The Globe and Mail has launched a new contest: Journalism Dream. The winners of this contest (one writer, one photographer) get a some-expenses-paid trip to Vancouver where they would become part of the Globe's Olympic team in February.
Except, they wouldn't be treated the same as the rest of the Globe's Olympic team. While real journalists will get all their expenses paid, plus a proper salary, these "guest" journalists get airfare and hotel, a laptop and $1,000 spending money, which works out to $200 per photo assignment or article that they're expected to write over the two weeks of the Games.
According to the rules: "Prize winner and his/her travelling companion are solely responsible for all costs not expressly described herein including, without limitation, applicable taxes, fuel/currency surcharges, ground transportation, meals, beverages, room service, gratuities, merchandise, telephone calls, insurance together with any required travel documentation, and all personal expenses of any kind or nature, together with any applicable overnight layover. ... No further compensation will be made to the guest journalists for their submission of articles/photographs."
Some of you might think that this is an equitable trade, even a beneficial one for participants in the contest, especially if you consider the $1,000 (which would be used for things like meals) as payment for the articles or photos.
What bugs me about this contest, though, is just that: it's a contest. Becoming a journalist is seen as some sort of prize to be won, rather than a job to work hard for. And this, by one of Canada's most prestigious newspapers.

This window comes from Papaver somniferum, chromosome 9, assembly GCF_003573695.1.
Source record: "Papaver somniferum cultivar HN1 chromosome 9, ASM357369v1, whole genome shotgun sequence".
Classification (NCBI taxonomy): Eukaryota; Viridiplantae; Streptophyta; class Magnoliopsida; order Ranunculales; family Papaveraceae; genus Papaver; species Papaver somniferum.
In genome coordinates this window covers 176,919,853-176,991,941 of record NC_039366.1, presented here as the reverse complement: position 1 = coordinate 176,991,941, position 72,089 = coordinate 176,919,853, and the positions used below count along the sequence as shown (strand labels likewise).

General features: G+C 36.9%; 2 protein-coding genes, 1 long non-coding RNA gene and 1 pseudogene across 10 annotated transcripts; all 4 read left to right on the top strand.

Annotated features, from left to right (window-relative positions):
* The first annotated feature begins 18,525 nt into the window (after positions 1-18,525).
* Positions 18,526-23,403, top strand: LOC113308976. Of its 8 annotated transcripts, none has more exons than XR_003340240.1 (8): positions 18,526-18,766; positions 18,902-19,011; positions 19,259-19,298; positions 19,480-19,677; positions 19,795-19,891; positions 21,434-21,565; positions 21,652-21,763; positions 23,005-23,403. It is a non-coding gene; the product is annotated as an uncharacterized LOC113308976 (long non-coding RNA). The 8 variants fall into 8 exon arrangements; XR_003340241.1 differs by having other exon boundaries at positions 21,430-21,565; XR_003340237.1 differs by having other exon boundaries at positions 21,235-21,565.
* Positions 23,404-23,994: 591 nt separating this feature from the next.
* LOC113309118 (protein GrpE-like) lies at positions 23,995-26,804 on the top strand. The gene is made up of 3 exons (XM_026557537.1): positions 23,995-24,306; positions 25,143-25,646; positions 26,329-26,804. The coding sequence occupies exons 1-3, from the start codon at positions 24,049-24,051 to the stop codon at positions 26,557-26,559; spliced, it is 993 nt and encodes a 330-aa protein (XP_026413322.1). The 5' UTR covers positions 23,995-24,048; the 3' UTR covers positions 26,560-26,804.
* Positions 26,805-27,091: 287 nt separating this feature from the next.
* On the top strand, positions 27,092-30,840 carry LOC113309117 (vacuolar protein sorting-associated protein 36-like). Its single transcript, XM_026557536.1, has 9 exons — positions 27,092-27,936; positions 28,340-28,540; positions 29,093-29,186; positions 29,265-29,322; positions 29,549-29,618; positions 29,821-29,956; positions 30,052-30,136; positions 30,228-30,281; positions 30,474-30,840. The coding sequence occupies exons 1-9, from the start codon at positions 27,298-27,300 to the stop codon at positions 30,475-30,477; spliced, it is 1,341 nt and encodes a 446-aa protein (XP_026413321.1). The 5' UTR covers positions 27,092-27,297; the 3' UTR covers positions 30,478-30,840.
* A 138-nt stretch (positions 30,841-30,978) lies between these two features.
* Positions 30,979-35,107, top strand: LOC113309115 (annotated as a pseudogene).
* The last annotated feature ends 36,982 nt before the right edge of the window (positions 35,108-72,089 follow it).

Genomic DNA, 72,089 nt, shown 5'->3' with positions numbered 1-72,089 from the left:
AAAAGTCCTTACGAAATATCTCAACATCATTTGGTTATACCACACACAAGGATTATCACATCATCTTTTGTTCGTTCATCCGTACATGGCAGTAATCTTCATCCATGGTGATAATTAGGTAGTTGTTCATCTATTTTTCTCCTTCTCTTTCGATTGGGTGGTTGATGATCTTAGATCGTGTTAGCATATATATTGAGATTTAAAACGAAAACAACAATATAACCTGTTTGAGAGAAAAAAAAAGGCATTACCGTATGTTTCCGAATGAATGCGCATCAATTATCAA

One of the big problems facing journalists these days is this impression people have that it's somehow glamorous. So many people want to become TV reporters or newspaper columnists, and so few positions are available, that the cost of journalism is being brought down (the law of supply and demand). Freelancing rates have been stagnant (or even decreasing) for decades as inflation has reduced the value of those rates. New outlets (both traditional and new media) use "citizen journalism" as a code word for replacing expensive professionals with amateurs willing to do the work for free in exchange for what they hope will be fame or recognition (in the end, that never comes - even TV reporters and newspaper columnists can walk around town without being noticed).
CBC Radio's The Current explored the issue of internships on Thursday (after an article in the New York Times about people paying to get unpaid internships), and it's no surprise that media interns were a big part of that. (For others, you can check out the Unfair Internships blog).
I realize I'm part of the problem here. I took two unpaid one-week internships (one at the West Island Chronicle, another at CBC which led to a handful of paid shifts in radio), though I should point out that neither of those were major factors in getting my current job (which began with a paid internship).
I also work for free for this blog (though in that case, at least I'm exploiting myself and marketing myself at the same time). Though a few people stop me to say they love it (one cute girl told me that last night, in fact), I don't pretend that I'll get famous or rich through it, or that it will ever replace the work done by professional investigative journalists.
Still, the thought of turning this into a contest prize giveaway like some cheap laptop...